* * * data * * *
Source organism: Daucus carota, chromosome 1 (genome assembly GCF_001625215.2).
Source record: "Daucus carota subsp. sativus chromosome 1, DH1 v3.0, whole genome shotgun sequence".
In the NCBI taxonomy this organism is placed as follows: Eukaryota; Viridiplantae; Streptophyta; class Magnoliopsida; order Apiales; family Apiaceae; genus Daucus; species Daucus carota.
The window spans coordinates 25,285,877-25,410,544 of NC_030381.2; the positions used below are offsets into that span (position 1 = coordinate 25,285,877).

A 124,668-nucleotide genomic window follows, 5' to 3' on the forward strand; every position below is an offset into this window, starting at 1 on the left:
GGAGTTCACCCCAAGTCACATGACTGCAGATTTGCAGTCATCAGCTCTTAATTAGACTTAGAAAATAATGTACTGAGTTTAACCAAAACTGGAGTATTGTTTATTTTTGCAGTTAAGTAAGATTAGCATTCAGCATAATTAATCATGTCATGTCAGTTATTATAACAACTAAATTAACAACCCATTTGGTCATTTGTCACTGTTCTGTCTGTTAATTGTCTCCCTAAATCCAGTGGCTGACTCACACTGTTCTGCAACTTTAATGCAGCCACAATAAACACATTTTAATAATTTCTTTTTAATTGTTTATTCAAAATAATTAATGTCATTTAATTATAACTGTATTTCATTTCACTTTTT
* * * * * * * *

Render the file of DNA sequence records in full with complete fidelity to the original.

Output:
Source organism: Daucus carota, chromosome 1 (genome assembly GCF_001625215.2).
Source record: "Daucus carota subsp. sativus chromosome 1, DH1 v3.0, whole genome shotgun sequence".
In the NCBI taxonomy this organism is placed as follows: Eukaryota; Viridiplantae; Streptophyta; class Magnoliopsida; order Apiales; family Apiaceae; genus Daucus; species Daucus carota.
The window spans coordinates 25,285,877-25,410,544 of NC_030381.2; the positions used below are offsets into that span (position 1 = coordinate 25,285,877).

A 124,668-nucleotide genomic window follows, 5' to 3' on the forward strand; every position below is an offset into this window, starting at 1 on the left:
GGAGTTCACCCCAAGTCACATGACTGCAGATTTGCAGTCATCAGCTCTTAATTAGACTTAGAAAATAATGTACTGAGTTTAACCAAAACTGGAGTATTGTTTATTTTTGCAGTTAAGTAAGATTAGCATTCAGCATAATTAATCATGTCATGTCAGTTATTATAACAACTAAATTAACAACCCATTTGGTCATTTGTCACTGTTCTGTCTGTTAATTGTCTCCCTAAATCCAGTGGCTGACTCACACTGTTCTGCAACTTTAATGCAGCCACAATAAACACATTTTAATAATTTCTTTTTAATTGTTTATTCAAAATAATTAATGTCATTTAATTATAACTGTATTTCATTTCACTTTTT